The first reported case of Demodex sp. in the white-tailed deer was in the 1960's, in Georgia, though speciation was not performed. However, a novel Demodex species of white-tailed deer was first described in detail in 1974, including detailed measurements, images of all life stages, and descriptions of several pathogenic manifestations of disease. This novel species was named Demodex odocoilei, and as previously described by the contributor, has been a common finding in white-tailed deer. This is one of a small subset of Demodex species that has been found invading local blood vessels.1,2
While usually host-specific, species of Demodex have been found on different species, including Demodex kutzeri on white-tailed deer, and Demodex odocoilei in Columbian black-tailed deer (Odocoileus hemionus columbianus) and mule deer (Odocoileus hemionus hemionus). A third species of Demodex affecting white-tailed deer was detailed in 2013, with physical parameters and phylogenetic analysis distinguishing it from D. odocoilei. In cases with this new Demodex species, there were multiple 1-2 cm tan cutaneous nodules on the head, legs, and lateral thorax and abdomen, but without alopecia. Histologically, nodules were determined to contain several hundreds to thousands of intrafollicular Demodex mites. There was mild perifollicular lymphocytic and histiocytic dermatitis, but significant inflammation was only present in cases of furunculosis.7
Because Demodex spp are generally thought to be species-host specific, it is curious that we find Demodex species that exist on different host species. Phylogenetic analysis estimates that Demodex kutzeri from elk and D. folliculorum from humans had a common ancestor approximately 85 million years ago. This coincides with the divergence of the two host species, with their common ancestor diverging approximately 84 million years ago. However, when morphologically similar D. kutzeri from elk and mule deer were compared, they had extremely low levels of sequence divergence, suggesting a single species. However, elk and mule deer diverged from each other approximately 7 million years ago. Very few genetic sequences of Demodex have been completed, but in the future may help determine 1) previously unknown species of Demodex, or 2) mechanisms by which they perform host-switching.6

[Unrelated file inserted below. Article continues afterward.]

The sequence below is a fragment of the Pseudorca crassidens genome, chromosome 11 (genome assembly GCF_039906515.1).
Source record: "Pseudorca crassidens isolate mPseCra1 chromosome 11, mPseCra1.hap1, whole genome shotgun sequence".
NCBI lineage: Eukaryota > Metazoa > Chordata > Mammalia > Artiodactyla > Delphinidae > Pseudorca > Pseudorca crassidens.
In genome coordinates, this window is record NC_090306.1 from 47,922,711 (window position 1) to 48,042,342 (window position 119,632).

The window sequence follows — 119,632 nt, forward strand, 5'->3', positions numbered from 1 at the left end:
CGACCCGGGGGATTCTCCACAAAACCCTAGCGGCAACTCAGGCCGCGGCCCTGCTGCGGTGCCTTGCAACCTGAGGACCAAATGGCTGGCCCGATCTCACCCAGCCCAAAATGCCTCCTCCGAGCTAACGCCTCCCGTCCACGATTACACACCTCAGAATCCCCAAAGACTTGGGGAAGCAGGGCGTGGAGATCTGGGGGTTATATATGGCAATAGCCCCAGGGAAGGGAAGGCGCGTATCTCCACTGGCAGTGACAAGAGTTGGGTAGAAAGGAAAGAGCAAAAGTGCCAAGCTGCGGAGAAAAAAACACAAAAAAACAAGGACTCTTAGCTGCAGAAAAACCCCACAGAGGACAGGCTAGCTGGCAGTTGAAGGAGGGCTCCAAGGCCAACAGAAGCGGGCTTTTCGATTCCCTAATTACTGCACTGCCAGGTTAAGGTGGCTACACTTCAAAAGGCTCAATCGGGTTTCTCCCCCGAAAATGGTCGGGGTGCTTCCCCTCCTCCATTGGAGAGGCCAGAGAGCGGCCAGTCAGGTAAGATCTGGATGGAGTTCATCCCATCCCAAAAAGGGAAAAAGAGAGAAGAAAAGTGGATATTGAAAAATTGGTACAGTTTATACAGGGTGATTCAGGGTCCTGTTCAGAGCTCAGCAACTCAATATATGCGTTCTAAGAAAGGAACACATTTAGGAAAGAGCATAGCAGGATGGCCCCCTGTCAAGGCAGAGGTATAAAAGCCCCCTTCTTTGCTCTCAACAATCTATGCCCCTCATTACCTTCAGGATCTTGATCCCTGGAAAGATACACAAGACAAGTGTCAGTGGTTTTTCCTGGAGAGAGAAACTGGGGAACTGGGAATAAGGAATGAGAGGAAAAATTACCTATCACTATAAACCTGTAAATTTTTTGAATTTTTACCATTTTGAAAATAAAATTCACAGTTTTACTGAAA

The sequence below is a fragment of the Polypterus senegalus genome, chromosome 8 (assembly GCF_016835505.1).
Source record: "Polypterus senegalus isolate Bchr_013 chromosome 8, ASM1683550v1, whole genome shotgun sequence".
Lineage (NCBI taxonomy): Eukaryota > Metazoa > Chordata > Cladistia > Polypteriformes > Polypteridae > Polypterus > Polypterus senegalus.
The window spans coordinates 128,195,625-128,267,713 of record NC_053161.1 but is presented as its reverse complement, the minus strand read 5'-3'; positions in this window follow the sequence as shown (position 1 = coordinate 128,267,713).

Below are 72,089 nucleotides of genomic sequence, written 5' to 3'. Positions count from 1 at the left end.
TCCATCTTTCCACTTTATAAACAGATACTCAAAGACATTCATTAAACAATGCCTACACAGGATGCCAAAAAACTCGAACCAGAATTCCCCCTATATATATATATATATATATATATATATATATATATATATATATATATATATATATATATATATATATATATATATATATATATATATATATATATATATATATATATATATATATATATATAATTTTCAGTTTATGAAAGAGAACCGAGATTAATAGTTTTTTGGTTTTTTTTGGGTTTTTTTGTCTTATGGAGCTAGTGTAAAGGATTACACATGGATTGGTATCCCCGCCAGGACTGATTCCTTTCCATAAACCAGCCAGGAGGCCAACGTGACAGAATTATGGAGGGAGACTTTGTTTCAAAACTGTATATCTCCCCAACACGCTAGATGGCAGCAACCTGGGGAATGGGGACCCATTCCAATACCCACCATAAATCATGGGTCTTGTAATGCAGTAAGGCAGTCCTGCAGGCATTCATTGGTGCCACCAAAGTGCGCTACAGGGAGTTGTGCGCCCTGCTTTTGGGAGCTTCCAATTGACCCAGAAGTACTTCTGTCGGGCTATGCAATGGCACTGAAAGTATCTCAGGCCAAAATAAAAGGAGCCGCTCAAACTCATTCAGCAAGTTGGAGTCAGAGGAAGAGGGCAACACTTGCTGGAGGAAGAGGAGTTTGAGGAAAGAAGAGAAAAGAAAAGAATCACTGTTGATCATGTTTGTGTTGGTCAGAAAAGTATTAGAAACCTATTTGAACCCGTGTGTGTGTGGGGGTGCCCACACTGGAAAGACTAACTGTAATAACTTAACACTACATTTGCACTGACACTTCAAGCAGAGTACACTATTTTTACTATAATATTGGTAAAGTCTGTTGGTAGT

1. Carpenter JW, Freeny JC, Patton CS. Occurrence of Demodex Owen 1843 on a white-tailed deer from Oklahoma. Journal of Wildlife Diseases. 1972;8:112-114.
2. Desch CE, Nutting WB. Demodex odocoilei sp. nov. from the white-tailed deer, Odocoileus virginianus. Can. J. Zool. 1974;52:785-789.
3. Gentes ML, Proctor H, Wobeser G. Demodicosis in a mule deer (Odocoileus hemiones hemiones) from Saskatchewan, Canada. J Wildl Dis 2007;43:758-761.
4. Howerth EW, Nemeth NM, Ryser-Degiorgis MP. Cervidae. In: eds. Terio KA, McAloose D, St. Leger J. Pathology of Wildlife and Zoo Animals. Elsevier: San Diego, CA. 2018:174.
5. Nemeth NM, Ruder MG, Gerhold RW, et al. Demodectic mange, dermatophilosis, and other parasitic and bacteriologic diseases in free-ranging white-tailed deer (Odocoileus virginianus) in the United States from 1975 to 2012. Vet Pathol 2013;51:633-640.
6. Palopoli MF, Tra V, Matoin K, Mac PD. Evolution of host range in the follicle mite Demodex kutzeri. Parasitology. 2017;144(5):594-600.
7. Yabsley MJ, Clay SE, Gibbs SEJ, Cunningham MW, Austel MG. Morphologic and molecular characterization of a Demodex (Acari: Demodicidae) species from white-tailed deer (Odocoileus virginianus). ISRN Parasitology. 2013;342918.